Sight Magazine – Australia to force Big Tech to hand over disinformation data

Sydney, Australia
Reuters

Australia’s media regulator will be able to compel internet companies to provide internal data on how they have handled misinformation and misinformation, the latest move by the country’s government to crack down on Big Tech.

The Australian Communications and Media Authority will also be able to enforce an internet industry code on uncooperative platforms, the federal government announced on Monday, joining governments around the world seeking to reduce the spread of harmful lies online.

The Facebook, Google and Twitter logos are seen in this combination photo from Reuters files. PHOTO: Reuters.

The planned laws are a response to an ACMA report which found four-fifths of Australian adults had experienced misinformation about COVID-19 and 76% believed online platforms should do more to reduce the amount of content false and misleading shared online.

The laws broadly align with Europe’s efforts to limit harmful online content, which are due to come into force by the end of 2022, although the European Union has said it wants further measures more stringent to stop disinformation given some claims by Russian state media during the invasion of Ukraine.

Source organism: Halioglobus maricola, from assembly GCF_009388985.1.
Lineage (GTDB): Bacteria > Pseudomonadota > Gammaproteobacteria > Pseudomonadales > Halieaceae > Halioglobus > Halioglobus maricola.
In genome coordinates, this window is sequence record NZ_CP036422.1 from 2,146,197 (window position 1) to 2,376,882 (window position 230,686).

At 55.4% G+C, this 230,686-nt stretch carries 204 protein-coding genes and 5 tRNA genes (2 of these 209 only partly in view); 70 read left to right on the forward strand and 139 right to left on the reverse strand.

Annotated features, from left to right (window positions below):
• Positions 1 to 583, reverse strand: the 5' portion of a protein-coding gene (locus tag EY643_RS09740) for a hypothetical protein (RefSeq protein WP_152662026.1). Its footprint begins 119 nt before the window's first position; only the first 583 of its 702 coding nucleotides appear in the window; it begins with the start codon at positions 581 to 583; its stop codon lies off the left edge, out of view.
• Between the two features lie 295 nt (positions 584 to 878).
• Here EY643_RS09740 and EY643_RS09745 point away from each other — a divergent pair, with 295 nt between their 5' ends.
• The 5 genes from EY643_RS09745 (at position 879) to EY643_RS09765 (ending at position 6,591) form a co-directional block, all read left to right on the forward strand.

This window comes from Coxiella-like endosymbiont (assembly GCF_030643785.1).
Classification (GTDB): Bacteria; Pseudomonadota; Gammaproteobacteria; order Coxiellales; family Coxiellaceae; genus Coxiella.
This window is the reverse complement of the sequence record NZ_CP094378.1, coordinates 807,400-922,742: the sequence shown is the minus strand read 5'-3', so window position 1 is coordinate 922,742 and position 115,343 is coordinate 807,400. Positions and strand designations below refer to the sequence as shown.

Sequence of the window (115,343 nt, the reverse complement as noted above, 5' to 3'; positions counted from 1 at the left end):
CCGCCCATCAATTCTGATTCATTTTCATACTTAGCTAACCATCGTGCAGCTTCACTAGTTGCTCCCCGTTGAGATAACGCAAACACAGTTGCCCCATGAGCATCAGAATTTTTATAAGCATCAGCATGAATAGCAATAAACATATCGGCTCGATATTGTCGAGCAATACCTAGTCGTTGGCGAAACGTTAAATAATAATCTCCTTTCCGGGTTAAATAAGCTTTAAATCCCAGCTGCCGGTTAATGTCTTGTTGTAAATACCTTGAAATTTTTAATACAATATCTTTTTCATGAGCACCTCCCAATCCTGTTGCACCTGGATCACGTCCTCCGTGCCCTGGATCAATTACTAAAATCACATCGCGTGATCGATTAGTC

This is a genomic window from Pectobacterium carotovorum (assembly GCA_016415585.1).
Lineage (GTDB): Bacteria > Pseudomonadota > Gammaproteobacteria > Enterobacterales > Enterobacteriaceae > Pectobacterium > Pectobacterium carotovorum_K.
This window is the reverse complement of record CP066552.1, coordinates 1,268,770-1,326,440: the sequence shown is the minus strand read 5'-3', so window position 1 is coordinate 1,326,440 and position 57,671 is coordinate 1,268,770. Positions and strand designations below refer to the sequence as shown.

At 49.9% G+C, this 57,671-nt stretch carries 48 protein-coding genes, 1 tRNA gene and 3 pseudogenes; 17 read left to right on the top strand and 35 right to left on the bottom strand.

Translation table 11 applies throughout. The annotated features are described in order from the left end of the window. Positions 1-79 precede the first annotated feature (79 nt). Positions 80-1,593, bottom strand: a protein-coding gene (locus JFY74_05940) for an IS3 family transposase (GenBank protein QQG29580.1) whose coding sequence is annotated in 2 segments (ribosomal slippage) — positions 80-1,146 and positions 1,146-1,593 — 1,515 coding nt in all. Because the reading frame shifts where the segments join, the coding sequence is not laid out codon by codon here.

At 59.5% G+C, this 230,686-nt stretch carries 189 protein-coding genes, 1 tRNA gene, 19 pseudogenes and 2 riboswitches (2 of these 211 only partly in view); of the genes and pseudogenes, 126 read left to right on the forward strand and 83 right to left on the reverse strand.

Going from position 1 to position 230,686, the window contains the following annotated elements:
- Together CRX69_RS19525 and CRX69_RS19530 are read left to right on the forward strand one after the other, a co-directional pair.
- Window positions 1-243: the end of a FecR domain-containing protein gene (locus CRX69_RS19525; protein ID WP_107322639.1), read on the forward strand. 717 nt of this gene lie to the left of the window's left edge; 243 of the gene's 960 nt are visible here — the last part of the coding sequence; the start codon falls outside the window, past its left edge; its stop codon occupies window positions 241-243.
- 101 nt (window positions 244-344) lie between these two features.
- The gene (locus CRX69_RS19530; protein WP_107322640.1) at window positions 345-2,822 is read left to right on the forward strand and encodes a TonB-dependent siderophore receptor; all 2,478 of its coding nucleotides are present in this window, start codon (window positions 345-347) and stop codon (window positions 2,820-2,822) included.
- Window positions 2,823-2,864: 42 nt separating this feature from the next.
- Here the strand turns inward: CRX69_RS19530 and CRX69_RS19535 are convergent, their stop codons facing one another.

The crackdown also comes as Australian Prime Minister Scott Morrison faces what is expected to be a close federal election next month, with his conservative Liberal Party-led coalition currently trailing the main opposition Labor party in the polls. .

“Digital platforms must take responsibility for what is on their sites and take action when harmful or misleading content appears,” Communications Minister Paul Fletcher said in a statement.

Australians were most likely to see misinformation on larger services such as Meta Platforms’ Facebook and Twitter Inc, according to the ACMA report. The fake stories typically started with “highly emotive and engaging posts in small online conspiracy groups” and were “amplified by international influencers, local public figures and media coverage”, he added.

The report also noted that disinformation, which is the intentional spreading of false information to influence policy or sow discord, continued to target Australians. Facebook had taken down four disinformation campaigns in Australia from 2019 to 2020, it said.

The report notes that conspiracy groups often urge people to join smaller platforms with looser moderation policies, like Telegram. If these platforms rejected industry-defined content guidelines, “they could pose a higher risk to the Australian community,” the ACMA said.

DIGI, an Australian industry body representing Facebook, Alphabet’s Google, Twitter and video site TikTok, said it backed the recommendations and noted it had already put in place a system to deal with complaints about misinformation.

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